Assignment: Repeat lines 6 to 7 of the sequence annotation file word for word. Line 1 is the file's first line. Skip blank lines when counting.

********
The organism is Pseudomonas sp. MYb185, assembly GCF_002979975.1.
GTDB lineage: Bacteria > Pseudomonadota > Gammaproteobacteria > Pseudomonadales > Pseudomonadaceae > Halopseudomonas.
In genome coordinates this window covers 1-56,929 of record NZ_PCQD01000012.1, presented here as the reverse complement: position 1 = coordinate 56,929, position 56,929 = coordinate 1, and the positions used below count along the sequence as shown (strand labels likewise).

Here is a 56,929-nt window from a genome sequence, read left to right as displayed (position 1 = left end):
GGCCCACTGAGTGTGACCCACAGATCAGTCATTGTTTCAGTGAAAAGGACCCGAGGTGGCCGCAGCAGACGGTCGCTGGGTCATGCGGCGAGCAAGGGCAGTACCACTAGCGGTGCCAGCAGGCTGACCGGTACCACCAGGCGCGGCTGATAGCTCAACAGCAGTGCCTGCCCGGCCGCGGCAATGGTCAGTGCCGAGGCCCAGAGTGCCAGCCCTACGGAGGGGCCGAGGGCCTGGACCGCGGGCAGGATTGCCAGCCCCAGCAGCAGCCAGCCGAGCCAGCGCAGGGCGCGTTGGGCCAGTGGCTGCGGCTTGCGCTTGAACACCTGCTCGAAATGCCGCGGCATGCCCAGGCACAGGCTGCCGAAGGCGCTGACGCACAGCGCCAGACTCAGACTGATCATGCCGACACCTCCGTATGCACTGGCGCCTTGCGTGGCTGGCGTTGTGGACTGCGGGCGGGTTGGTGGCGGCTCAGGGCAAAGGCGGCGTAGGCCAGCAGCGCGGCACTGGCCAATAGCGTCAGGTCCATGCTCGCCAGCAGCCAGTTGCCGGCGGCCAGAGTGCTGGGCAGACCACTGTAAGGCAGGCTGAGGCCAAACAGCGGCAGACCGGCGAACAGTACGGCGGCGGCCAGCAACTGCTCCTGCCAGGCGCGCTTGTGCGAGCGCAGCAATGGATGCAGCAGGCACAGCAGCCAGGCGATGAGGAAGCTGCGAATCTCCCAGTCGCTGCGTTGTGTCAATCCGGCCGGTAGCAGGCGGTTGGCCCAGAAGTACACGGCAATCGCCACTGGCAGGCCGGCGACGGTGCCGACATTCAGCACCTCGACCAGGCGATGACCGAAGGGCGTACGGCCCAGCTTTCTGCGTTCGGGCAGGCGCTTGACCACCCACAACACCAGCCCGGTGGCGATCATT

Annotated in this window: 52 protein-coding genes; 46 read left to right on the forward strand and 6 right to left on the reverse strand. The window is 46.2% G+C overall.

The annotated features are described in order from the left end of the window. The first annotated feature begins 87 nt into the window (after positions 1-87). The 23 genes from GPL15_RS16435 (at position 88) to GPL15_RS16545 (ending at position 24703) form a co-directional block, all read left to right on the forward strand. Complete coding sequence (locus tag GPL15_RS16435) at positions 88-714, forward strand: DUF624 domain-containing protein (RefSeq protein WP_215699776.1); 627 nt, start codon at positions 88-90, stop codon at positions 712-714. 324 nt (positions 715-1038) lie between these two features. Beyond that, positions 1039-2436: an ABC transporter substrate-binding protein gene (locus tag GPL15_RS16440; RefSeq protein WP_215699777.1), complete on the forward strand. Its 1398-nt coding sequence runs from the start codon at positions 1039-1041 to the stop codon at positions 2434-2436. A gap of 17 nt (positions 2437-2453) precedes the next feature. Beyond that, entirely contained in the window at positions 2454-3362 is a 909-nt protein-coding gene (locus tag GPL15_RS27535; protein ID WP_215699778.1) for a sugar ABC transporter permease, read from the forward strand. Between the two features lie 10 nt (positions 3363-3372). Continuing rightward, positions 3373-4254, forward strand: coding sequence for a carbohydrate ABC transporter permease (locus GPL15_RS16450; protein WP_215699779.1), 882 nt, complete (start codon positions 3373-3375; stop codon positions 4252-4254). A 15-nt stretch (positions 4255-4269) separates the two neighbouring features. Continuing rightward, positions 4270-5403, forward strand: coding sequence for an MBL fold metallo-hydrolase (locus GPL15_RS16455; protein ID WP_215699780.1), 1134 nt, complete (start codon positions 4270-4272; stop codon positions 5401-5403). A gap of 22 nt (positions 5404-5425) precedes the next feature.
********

Annotated in this window: 52 protein-coding genes; 46 read left to right on the forward strand and 6 right to left on the reverse strand. The window is 46.2% G+C overall.

The annotated features are described in order from the left end of the window. The first annotated feature begins 87 nt into the window (after positions 1-87). The 23 genes from GPL15_RS16435 (at position 88) to GPL15_RS16545 (ending at position 24703) form a co-directional block, all read left to right on the forward strand. Complete coding sequence (locus tag GPL15_RS16435) at positions 88-714, forward strand: DUF624 domain-containing protein (RefSeq protein WP_215699776.1); 627 nt, start codon at positions 88-90, stop codon at positions 712-714. 324 nt (positions 715-1038) lie between these two features. Beyond that, positions 1039-2436: an ABC transporter substrate-binding protein gene (locus tag GPL15_RS16440; RefSeq protein WP_215699777.1), complete on the forward strand. Its 1398-nt coding sequence runs from the start codon at positions 1039-1041 to the stop codon at positions 2434-2436. A gap of 17 nt (positions 2437-2453) precedes the next feature. Beyond that, entirely contained in the window at positions 2454-3362 is a 909-nt protein-coding gene (locus tag GPL15_RS27535; protein ID WP_215699778.1) for a sugar ABC transporter permease, read from the forward strand. Between the two features lie 10 nt (positions 3363-3372). Continuing rightward, positions 3373-4254, forward strand: coding sequence for a carbohydrate ABC transporter permease (locus GPL15_RS16450; protein WP_215699779.1), 882 nt, complete (start codon positions 3373-3375; stop codon positions 4252-4254). A 15-nt stretch (positions 4255-4269) separates the two neighbouring features. Continuing rightward, positions 4270-5403, forward strand: coding sequence for an MBL fold metallo-hydrolase (locus GPL15_RS16455; protein ID WP_215699780.1), 1134 nt, complete (start codon positions 4270-4272; stop codon positions 5401-5403). A gap of 22 nt (positions 5404-5425) precedes the next feature.